It makes me angry because it’s not even just the cancer. It’s the suffering. It’s the not knowing. It’s the hair and the insecurity and the loss of hope. It’s the side effects and the secondary cancers and the waiting-for-a-transplant-donor. It’s just so much, and I know enough to be aware that I don’t even know 10% of their pain. And so occasionally I get angry… because I’m helping but not enough. And I struggle with God over it. And I wonder how He can let His children suffer so…?

W and I had a friend growing up who had brain cancer. We were too young to totally understand it, but we knew she wore hats and sometimes a mask… and she had a collection of band-aids on her fridge. She was diagnosed when we were 6 and passed away at 15.

Shortly after her passing, W and I got involved in Young Life in high school, and really heard the whole story of Jesus for the first time. Someone finally told us that Jesus died for our sins and that He wanted to have a relationship with us. Pivotal moment… clearly. But then they said something else, and it sent what felt like a lightening bolt of anger through my body. "The penalty for sin is death." And here I am 16 years old, trying to make sense of my earliest friend dying from cancer… and are they trying to tell me that she deserved her death at 15? It took me a long, long time to wrestle with that one.

Now that I'm 9 years down the road in my faith journey, I have come to terms with the reality of what they were trying to express. No, our friend didn't get cancer and die young because she was somehow worse than the rest of us (very much the opposite, in my opinion)... but death IS the "pentalty" or the consequence of sin. Have you ever truly thought about the fact that before the fall, in the Garden of Eden, there was no death? Adam and Eve were created to live forever. They ate food that was endlessly provided by God and they neither saw death, nor knew of it, nor expected to experience it. Yet, the whole deal with the forbidden fruit is that these two trees in the Garden of Eden were mutually exclusive. Adam and Eve could eat from the tree of life, and be in communion with God, and live forever... or they could eat from the tree of the knowledge of good and evil. God simply says "look, you can't eat from both trees. Sorry." And we all know what happens next. In taking the forbidden fruit, Adam and Eve forfeited their access to the tree of life. Death eventually came upon them (and the rest of the animals and plants and humanity) simply because they no longer were feeding upon life-giving fruit.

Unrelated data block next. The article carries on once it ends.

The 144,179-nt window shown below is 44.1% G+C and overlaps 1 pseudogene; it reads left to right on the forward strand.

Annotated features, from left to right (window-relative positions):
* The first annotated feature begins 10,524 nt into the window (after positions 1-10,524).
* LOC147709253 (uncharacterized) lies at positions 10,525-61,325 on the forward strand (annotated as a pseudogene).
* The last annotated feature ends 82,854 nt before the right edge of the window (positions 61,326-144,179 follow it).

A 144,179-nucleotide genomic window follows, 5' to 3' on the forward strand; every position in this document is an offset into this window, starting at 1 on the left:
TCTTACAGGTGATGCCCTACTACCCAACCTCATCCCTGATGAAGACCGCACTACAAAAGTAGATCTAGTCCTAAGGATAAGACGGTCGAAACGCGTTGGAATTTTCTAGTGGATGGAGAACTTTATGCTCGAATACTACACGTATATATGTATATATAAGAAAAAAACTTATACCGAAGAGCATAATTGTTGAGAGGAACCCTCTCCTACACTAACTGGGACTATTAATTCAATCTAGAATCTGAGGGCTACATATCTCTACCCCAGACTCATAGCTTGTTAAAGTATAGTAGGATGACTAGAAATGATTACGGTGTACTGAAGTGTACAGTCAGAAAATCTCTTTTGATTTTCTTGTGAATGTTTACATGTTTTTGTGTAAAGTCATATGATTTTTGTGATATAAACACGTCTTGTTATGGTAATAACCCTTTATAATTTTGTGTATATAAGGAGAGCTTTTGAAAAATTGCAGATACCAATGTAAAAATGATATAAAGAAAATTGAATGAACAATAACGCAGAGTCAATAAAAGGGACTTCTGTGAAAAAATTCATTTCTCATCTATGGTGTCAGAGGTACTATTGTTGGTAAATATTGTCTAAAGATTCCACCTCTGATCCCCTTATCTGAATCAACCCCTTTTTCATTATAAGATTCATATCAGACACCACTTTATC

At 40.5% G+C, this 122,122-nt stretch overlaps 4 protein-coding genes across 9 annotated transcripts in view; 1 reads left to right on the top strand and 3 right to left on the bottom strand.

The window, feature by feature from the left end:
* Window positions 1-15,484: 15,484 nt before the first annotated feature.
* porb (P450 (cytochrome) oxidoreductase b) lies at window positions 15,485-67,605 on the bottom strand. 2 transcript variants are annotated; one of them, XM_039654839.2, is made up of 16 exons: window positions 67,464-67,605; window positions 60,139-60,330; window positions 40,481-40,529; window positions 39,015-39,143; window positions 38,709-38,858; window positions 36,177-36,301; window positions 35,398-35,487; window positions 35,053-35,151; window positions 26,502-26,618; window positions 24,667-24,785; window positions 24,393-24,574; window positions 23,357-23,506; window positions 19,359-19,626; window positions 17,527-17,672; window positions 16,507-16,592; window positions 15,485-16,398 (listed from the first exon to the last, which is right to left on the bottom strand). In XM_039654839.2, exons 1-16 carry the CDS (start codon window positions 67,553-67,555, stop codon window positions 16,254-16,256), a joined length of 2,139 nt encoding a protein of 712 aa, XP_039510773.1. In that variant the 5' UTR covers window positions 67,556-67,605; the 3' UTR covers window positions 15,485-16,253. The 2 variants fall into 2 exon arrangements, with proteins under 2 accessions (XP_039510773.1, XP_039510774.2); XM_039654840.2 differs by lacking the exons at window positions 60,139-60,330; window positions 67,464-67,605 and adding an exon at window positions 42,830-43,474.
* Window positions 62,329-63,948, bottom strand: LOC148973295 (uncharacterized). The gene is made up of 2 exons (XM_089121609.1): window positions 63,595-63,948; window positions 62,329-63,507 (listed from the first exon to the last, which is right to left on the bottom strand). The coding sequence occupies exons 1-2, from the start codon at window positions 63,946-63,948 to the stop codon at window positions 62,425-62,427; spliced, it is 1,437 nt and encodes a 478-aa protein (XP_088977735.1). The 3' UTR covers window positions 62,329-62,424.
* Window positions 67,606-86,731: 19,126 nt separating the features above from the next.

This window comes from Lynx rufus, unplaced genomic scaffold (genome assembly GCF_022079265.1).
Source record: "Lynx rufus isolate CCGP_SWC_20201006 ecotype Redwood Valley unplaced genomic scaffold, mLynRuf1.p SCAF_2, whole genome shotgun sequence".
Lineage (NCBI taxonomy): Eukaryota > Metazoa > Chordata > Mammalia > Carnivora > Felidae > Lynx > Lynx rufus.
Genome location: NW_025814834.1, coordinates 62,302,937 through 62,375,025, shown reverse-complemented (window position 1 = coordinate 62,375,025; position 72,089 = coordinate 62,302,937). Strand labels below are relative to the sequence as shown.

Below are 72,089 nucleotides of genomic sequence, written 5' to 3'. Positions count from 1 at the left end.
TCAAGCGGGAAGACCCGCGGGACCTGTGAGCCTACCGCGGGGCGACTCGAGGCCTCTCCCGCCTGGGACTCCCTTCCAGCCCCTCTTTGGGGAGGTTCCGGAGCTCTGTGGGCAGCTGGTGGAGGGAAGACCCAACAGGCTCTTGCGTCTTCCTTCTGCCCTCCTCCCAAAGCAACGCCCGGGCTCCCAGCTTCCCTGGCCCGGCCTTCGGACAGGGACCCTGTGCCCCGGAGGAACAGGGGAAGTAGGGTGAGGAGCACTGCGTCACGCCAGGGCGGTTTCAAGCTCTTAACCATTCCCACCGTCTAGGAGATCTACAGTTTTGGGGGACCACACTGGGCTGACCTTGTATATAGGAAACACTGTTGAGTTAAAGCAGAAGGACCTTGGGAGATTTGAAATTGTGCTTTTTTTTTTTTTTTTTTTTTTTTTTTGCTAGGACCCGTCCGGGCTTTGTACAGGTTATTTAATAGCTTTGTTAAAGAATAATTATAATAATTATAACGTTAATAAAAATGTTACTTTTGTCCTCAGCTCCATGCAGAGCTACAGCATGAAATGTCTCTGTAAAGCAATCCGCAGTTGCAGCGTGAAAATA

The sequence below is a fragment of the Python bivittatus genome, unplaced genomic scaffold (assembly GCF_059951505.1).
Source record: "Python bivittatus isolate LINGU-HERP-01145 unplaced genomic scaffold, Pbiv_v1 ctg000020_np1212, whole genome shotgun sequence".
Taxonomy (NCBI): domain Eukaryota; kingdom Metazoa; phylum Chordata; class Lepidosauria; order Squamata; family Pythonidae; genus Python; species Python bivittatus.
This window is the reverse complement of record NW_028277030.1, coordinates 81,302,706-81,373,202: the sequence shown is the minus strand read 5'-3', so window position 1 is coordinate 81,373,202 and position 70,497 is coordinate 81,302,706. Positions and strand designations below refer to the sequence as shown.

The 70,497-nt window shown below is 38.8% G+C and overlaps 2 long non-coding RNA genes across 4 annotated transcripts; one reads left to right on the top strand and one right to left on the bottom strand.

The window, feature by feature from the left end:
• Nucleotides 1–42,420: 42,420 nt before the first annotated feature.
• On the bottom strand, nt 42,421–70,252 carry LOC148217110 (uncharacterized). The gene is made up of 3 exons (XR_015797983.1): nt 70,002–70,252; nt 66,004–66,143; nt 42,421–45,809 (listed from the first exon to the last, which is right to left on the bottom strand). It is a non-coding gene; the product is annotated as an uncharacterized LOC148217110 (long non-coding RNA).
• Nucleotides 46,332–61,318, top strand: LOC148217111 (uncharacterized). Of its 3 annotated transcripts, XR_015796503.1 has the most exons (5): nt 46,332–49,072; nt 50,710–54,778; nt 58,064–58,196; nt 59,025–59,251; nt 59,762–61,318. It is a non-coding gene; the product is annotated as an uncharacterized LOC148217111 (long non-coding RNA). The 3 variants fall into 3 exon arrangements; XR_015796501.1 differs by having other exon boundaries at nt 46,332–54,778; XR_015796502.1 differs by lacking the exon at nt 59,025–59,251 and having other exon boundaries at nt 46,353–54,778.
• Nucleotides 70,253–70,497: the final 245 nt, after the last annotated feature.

This isn't new information for me, but for whatever reason, I don't know that I'd ever truly thought much about the Tree of Life and what it meant. I don't know that it had actually occurred to me that Adam and Eve were created to never die. And it all makes death seem so simple doesn't it? It's just what happens when you stop living... when God stops giving you those temporary life-fruits that He still offers us, despite our sin - blood in our veins, food in our bellies, and breath in our lungs. We are not promised anything more, this side of heaven.

So I think about cancer and the unbelievable suffering that accompanies it, and I can't even pretend to understand why it's all necessary. But I find peace in the knowledge that it breaks God's heart more than it breaks mine. Because He didn't create life to be this way. His blueprint for humanity didn't include cancer. Sure, He's all-knowing, so I don't at all think it has caught Him by surprise. However, that's why He sent His savior so that, just like Christ, all of His children can have victory in death. Death is the only way for God to deliver us out of this fallen world and back into the world that He created for us. It is not pretty, but it is a gift. God has given us back our access to the Tree of Life through Jesus - the "giver of life," the "living water." It's simply a matter of getting there.

So, I pray constantly for the people I hear about in and through my work. I pray for their bodies, for their grief, for their spirits not to be shattered amidst suffering and seemingly unanswered prayers. I think I will always carry the burden of their pain, and it likely will always make me angry. However, I try with all that I have to focus my anger at the true culprit. I make sure that it does not dim my hope in a good and gracious God who is bigger and greater than death. For truly, it is only in death that He ultimately rescues us and brings us back to Him.